Seen my last post on BE Festival? (Of course you have, it’s one of only three posts on this blog.) Well, I’ve finally got round to a) developing what truly felt like the longest roll of film in the world & thus have some ~ exclusive behind the scenes shots of BE Festival prep ~ b) digesting and metabolising the shows I saw last week, so I am now proud announce my PRESTIGIOUS TOP 5 SELECTION. Look, I know it’s trendy to whack out reviews six hours after the show on no sleep at all and still mildly drunk from the afterparty, but I like to actually THINK about stuff, you know? I AM AN INTELLECTUAL. So without further ado it’s
which I know all four of you were anxiously waiting for. Onwards!
The principle of this show is really quite simple: the artist, an Iraqi refugee himself, interviews people living in asylum centres in Belgium and France. The interviewees share their thoughts on displacement, hope, separation, and life in general, expressing what is obviously the result of both deep personal reflections and a sense of trust and familiarity built with the interviewer. We meet the asylum centre’s orange cat; we follow the residents in a trip to the Louvre, where the Monna Lisa, appropriately gentle but inscrutable, becomes an icon invested with the power to break one refugee out of his document-less limbo; we observe another one rebuild his life in a small, leafy French village. The medium is not flashy – just talking heads, lingering shots of each setting, images of the interviewees drawing on a whiteboard – but it doesn’t need to be: I know that giving marginalised people a voice is all anyone seems to want to do in the arts right now, but work as sympathetic, generous, and humanizing as Rasem’s is still, in my experience, regrettably hard to find. This means that, while there is of course an underlying thread regarding the interviewees’ experiences as refugees, we also get to hear their more general thoughts on family, nature, love, freedom. But there is a constantly returning, pragmatic, jarring theme: the papers – or, more accurately, the lack of papers. These documents – passports, visas, identity cards – acquire an almost mythological significance: they are keys to the door of life, they are materialisations of everyone’s hopes – and, of course, they never seem to arrive. The protagonists’ regular references to a privilege that many of us take for granted – to be able to work, to travel, to prove our identity as citizens – prevent the viewer from becoming too complacent, and prompt a serious questioning of maddeningly slow, very often dehumanizing state bureaucracy.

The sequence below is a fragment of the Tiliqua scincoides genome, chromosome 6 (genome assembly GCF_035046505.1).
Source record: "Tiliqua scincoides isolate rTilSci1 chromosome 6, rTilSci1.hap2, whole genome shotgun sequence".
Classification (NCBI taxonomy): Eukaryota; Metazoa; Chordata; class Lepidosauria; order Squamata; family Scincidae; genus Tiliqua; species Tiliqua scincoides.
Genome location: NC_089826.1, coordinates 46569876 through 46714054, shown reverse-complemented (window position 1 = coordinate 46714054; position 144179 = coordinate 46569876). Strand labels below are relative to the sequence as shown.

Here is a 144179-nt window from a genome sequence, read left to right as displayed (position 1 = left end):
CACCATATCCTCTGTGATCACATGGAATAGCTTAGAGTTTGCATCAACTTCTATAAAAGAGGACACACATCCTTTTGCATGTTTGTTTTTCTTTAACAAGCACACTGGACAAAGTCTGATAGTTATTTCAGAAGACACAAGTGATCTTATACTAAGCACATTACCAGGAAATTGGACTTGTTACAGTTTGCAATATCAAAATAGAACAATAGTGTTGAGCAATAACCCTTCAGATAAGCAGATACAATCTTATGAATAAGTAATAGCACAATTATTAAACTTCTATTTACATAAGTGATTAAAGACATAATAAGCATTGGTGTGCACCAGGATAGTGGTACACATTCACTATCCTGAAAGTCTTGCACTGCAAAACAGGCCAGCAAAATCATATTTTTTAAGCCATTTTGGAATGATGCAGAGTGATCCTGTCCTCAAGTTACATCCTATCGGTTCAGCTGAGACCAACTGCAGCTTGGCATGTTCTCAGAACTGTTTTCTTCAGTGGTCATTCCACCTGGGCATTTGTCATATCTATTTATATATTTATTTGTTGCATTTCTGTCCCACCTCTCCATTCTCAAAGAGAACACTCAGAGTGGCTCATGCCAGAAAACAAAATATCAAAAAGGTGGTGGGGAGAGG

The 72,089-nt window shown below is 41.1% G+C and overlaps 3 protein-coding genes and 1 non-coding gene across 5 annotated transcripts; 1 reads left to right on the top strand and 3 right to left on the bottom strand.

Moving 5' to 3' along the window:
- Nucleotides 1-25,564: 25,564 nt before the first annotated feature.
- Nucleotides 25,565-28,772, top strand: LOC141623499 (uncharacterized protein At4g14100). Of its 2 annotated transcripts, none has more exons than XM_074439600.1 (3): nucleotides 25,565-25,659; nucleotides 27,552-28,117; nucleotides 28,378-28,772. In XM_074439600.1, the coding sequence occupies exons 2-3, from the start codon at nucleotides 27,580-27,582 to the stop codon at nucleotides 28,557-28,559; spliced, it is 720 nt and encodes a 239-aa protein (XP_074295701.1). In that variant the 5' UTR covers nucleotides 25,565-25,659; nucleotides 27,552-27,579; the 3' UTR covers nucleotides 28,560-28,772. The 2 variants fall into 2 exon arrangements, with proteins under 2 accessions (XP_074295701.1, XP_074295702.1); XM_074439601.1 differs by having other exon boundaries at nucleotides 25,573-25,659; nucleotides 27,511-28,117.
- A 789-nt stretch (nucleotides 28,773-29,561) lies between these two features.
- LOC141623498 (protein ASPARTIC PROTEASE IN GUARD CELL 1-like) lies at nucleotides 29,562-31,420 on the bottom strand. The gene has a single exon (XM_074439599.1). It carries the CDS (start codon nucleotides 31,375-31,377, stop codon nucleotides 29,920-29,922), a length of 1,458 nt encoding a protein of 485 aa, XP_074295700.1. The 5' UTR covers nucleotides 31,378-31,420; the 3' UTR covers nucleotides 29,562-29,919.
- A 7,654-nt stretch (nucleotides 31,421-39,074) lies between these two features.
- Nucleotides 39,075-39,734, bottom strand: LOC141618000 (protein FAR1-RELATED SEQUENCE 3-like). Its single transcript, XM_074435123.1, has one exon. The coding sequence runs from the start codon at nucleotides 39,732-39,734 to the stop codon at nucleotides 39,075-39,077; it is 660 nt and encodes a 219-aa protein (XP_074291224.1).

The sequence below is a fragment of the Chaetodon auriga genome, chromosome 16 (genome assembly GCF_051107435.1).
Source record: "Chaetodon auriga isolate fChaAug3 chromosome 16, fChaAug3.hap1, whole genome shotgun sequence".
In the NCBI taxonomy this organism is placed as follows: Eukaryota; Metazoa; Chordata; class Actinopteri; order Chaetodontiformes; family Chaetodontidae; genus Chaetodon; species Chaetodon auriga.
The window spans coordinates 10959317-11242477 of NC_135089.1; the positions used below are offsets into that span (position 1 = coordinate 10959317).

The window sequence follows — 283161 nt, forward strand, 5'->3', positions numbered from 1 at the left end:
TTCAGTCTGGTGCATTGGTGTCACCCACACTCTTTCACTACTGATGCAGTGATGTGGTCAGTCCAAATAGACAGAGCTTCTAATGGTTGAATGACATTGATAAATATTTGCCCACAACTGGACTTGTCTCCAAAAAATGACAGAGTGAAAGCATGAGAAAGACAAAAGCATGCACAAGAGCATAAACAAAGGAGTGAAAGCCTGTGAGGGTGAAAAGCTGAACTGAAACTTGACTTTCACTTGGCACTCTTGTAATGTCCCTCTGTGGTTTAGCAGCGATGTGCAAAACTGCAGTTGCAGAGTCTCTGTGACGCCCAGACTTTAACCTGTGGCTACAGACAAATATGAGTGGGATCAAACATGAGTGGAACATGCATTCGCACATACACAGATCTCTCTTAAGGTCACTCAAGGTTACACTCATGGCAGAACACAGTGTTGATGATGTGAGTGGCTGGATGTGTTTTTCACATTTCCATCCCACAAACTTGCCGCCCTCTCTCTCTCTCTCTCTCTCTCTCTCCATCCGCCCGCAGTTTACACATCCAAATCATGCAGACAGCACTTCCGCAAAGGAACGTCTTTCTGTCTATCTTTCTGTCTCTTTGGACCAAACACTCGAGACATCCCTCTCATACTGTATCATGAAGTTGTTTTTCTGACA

And now for something completely different! Cat was not kidding – this piece had a fantastic energy and mixed the aesthetics of punk and contemporary dance in a really interesting way. It also drew some fascinating parallels (as far as I can tell) between the two as different reactions to the anxieties of the 20thcentury, stemming from a common desire to challenge traditional norms and artistic standards but producing (obviously) very different results. The piece was accompanied by original live music which two of the dancers contributed to playing – a great example of multidisciplinary talent and successful dialogue between artforms (a similar point can be made about Marc Oosterhoff’s Promises of Uncertainty, which, while not as impressive as last year’s Take Care Of Yourself, featured some amazing live music by Raphael Raccuia, who also acted as an experimental demiurge to Oosterhoff’s acrobatic Adam). Overall, Rosolen managed to create an engaging piece which appealed to both dance aficionados and laypeople. And she also included a whole bunch of pogo sticks. Love me a good pogo stick.